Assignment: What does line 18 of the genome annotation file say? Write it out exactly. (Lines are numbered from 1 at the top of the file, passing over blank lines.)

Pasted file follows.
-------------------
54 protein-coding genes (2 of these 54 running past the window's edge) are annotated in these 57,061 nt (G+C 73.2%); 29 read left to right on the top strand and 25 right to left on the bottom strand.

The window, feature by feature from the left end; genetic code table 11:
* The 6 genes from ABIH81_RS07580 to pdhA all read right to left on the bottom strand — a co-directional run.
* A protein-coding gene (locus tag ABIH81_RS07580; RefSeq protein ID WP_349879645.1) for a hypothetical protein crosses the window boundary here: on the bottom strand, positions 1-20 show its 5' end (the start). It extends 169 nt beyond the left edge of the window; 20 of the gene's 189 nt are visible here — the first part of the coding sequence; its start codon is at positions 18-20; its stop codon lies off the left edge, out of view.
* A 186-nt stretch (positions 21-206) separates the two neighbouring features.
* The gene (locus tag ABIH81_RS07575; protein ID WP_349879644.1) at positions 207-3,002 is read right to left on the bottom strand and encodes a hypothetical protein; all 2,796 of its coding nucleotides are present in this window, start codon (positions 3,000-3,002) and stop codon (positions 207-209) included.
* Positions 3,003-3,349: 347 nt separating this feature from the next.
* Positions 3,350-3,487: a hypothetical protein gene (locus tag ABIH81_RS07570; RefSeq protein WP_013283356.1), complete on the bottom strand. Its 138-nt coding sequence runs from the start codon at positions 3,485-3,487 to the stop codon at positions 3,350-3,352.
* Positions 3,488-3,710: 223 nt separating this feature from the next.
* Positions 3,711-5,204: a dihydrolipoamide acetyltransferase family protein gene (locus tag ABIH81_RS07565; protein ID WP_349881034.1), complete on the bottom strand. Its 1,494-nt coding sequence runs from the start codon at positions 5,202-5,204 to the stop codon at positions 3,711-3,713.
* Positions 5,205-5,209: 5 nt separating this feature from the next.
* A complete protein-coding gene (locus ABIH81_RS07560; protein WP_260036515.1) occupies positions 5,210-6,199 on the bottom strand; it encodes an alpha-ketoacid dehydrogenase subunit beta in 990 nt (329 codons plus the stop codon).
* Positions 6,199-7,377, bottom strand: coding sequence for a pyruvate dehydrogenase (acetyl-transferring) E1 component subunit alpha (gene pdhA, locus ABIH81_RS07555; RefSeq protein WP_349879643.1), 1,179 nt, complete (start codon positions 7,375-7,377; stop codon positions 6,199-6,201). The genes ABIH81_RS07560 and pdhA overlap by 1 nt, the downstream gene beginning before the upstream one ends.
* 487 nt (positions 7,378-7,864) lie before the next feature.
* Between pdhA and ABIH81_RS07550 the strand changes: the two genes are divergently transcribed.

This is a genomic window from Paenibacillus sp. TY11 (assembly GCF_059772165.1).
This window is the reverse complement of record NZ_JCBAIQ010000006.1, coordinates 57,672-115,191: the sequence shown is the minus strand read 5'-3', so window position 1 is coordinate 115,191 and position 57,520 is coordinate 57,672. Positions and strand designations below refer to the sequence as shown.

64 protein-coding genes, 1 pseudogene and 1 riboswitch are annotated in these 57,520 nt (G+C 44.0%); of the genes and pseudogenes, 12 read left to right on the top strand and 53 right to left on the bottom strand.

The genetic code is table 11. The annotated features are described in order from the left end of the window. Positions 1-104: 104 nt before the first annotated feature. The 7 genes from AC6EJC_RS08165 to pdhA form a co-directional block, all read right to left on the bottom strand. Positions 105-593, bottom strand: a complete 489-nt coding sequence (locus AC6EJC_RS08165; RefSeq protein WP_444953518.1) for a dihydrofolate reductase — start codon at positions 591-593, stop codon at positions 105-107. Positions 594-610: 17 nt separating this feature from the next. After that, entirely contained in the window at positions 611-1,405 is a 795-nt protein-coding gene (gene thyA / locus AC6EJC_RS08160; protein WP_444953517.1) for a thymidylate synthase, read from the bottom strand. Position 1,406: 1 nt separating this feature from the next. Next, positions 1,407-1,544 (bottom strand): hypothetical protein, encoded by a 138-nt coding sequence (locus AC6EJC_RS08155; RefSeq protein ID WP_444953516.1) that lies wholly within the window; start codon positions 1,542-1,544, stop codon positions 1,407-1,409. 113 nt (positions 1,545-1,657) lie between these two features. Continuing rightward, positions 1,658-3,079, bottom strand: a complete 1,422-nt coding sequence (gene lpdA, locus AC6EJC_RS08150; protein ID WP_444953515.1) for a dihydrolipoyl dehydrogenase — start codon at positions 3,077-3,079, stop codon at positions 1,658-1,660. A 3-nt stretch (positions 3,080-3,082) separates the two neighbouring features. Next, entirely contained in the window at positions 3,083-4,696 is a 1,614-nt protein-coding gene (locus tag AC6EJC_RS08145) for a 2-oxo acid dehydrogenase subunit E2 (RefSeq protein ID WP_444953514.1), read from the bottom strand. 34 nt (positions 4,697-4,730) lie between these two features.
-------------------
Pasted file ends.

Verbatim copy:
64 protein-coding genes, 1 pseudogene and 1 riboswitch are annotated in these 57,520 nt (G+C 44.0%); of the genes and pseudogenes, 12 read left to right on the top strand and 53 right to left on the bottom strand.